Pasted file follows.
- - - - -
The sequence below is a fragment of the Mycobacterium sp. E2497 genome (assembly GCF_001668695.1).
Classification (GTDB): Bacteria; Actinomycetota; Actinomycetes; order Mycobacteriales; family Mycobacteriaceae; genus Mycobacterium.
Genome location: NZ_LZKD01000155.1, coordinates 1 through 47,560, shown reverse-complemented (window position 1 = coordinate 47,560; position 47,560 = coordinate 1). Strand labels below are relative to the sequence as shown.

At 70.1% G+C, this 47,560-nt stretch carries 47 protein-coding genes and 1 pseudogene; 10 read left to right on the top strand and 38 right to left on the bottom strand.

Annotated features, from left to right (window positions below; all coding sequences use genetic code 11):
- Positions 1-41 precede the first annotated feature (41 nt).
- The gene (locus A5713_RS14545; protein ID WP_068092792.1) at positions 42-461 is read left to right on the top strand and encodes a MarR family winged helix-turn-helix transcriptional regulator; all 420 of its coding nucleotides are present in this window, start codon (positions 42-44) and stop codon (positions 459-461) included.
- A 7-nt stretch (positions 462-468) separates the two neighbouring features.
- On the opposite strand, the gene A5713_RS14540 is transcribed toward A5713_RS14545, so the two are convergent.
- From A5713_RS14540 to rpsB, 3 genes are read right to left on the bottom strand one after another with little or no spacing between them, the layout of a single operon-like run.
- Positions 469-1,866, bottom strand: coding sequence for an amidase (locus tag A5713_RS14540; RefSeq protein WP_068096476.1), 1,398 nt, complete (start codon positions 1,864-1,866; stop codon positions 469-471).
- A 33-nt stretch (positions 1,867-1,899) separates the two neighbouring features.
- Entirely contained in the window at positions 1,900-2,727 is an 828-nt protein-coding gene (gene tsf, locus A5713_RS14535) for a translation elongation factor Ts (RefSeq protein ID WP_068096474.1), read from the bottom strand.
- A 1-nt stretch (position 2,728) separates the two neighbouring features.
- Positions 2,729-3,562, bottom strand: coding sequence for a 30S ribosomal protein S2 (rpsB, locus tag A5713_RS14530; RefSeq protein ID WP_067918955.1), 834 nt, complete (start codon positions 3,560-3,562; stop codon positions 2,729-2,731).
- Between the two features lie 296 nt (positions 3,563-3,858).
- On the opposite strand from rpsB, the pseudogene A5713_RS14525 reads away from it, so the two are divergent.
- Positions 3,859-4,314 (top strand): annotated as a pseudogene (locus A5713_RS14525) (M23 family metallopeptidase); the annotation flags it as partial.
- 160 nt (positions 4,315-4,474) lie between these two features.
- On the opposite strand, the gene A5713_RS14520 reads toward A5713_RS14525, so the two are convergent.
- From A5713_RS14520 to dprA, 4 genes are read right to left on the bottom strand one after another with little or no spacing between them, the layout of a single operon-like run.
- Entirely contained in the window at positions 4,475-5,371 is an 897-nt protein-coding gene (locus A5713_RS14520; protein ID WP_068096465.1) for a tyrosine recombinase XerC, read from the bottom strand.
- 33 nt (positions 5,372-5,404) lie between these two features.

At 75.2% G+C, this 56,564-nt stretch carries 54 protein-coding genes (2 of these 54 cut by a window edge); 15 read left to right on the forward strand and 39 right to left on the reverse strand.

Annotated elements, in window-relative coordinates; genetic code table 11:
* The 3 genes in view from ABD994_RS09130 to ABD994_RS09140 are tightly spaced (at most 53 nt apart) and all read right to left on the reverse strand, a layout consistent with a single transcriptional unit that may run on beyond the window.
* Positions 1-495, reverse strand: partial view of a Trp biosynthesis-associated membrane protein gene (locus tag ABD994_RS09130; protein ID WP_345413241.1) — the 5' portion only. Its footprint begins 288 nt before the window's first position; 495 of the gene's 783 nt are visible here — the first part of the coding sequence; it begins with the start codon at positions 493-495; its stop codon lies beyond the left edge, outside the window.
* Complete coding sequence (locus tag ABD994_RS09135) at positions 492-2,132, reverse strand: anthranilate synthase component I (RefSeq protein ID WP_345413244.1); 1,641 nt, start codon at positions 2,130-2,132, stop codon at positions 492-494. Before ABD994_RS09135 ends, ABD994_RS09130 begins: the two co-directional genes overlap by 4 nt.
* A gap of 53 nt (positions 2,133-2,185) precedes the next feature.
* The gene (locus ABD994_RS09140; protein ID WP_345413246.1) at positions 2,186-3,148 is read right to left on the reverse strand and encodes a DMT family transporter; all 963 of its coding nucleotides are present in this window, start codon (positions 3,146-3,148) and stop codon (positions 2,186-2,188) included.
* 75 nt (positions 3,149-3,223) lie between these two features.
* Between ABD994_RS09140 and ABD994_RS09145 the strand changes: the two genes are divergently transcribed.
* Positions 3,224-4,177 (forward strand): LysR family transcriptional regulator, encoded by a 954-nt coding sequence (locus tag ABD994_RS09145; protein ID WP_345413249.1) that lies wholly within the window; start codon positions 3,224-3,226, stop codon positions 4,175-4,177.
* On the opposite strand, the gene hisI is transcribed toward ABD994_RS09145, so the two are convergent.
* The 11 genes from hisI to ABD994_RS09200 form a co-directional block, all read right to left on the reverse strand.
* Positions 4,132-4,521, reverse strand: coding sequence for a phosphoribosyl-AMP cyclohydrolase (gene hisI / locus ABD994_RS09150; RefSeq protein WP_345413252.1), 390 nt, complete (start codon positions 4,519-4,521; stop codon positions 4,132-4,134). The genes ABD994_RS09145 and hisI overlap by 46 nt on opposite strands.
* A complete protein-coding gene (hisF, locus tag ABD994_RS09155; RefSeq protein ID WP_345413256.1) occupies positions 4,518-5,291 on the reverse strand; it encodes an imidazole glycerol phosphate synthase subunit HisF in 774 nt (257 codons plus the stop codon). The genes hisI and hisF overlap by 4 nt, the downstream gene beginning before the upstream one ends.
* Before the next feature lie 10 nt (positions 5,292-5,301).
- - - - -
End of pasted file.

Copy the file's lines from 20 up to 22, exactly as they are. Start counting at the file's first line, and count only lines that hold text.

- On the opposite strand, the gene A5713_RS14520 reads toward A5713_RS14525, so the two are convergent.
- From A5713_RS14520 to dprA, 4 genes are read right to left on the bottom strand one after another with little or no spacing between them, the layout of a single operon-like run.
- Entirely contained in the window at positions 4,475-5,371 is an 897-nt protein-coding gene (locus A5713_RS14520; protein ID WP_068096465.1) for a tyrosine recombinase XerC, read from the bottom strand.